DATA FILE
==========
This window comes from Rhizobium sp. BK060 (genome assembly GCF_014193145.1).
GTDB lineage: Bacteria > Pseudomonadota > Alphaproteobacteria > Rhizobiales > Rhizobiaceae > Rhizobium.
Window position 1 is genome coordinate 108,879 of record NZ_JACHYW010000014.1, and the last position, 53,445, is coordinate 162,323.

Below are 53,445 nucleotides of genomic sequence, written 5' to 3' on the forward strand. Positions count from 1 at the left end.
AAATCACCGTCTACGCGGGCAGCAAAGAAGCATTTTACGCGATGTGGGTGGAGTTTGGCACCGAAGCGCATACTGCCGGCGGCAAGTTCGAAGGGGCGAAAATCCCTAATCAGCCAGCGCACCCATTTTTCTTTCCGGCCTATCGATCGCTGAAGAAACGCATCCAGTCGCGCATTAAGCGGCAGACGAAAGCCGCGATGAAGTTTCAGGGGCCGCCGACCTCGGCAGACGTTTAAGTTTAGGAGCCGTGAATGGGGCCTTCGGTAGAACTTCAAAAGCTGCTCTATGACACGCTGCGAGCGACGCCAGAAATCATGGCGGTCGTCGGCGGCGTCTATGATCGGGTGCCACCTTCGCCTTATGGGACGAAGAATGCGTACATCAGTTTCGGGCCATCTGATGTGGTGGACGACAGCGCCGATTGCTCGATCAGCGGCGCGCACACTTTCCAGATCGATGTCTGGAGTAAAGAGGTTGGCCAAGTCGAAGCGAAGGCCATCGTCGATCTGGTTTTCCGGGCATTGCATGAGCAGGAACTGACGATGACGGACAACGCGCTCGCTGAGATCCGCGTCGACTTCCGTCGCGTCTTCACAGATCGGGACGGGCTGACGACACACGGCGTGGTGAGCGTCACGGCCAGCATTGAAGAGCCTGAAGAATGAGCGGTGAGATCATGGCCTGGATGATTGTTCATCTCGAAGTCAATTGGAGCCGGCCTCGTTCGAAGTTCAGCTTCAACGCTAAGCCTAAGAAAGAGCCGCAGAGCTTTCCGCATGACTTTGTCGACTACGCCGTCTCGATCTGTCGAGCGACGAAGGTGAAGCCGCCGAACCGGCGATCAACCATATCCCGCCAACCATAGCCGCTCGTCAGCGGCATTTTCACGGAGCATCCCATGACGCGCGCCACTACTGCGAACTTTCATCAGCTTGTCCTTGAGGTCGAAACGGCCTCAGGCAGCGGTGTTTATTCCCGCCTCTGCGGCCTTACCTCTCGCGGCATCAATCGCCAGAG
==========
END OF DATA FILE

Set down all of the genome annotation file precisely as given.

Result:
This window comes from Rhizobium sp. BK060 (genome assembly GCF_014193145.1).
GTDB lineage: Bacteria > Pseudomonadota > Alphaproteobacteria > Rhizobiales > Rhizobiaceae > Rhizobium.
Window position 1 is genome coordinate 108,879 of record NZ_JACHYW010000014.1, and the last position, 53,445, is coordinate 162,323.

Below are 53,445 nucleotides of genomic sequence, written 5' to 3' on the forward strand. Positions count from 1 at the left end.
AAATCACCGTCTACGCGGGCAGCAAAGAAGCATTTTACGCGATGTGGGTGGAGTTTGGCACCGAAGCGCATACTGCCGGCGGCAAGTTCGAAGGGGCGAAAATCCCTAATCAGCCAGCGCACCCATTTTTCTTTCCGGCCTATCGATCGCTGAAGAAACGCATCCAGTCGCGCATTAAGCGGCAGACGAAAGCCGCGATGAAGTTTCAGGGGCCGCCGACCTCGGCAGACGTTTAAGTTTAGGAGCCGTGAATGGGGCCTTCGGTAGAACTTCAAAAGCTGCTCTATGACACGCTGCGAGCGACGCCAGAAATCATGGCGGTCGTCGGCGGCGTCTATGATCGGGTGCCACCTTCGCCTTATGGGACGAAGAATGCGTACATCAGTTTCGGGCCATCTGATGTGGTGGACGACAGCGCCGATTGCTCGATCAGCGGCGCGCACACTTTCCAGATCGATGTCTGGAGTAAAGAGGTTGGCCAAGTCGAAGCGAAGGCCATCGTCGATCTGGTTTTCCGGGCATTGCATGAGCAGGAACTGACGATGACGGACAACGCGCTCGCTGAGATCCGCGTCGACTTCCGTCGCGTCTTCACAGATCGGGACGGGCTGACGACACACGGCGTGGTGAGCGTCACGGCCAGCATTGAAGAGCCTGAAGAATGAGCGGTGAGATCATGGCCTGGATGATTGTTCATCTCGAAGTCAATTGGAGCCGGCCTCGTTCGAAGTTCAGCTTCAACGCTAAGCCTAAGAAAGAGCCGCAGAGCTTTCCGCATGACTTTGTCGACTACGCCGTCTCGATCTGTCGAGCGACGAAGGTGAAGCCGCCGAACCGGCGATCAACCATATCCCGCCAACCATAGCCGCTCGTCAGCGGCATTTTCACGGAGCATCCCATGACGCGCGCCACTACTGCGAACTTTCATCAGCTTGTCCTTGAGGTCGAAACGGCCTCAGGCAGCGGTGTTTATTCCCGCCTCTGCGGCCTTACCTCTCGCGGCATCAATCGCCAGAG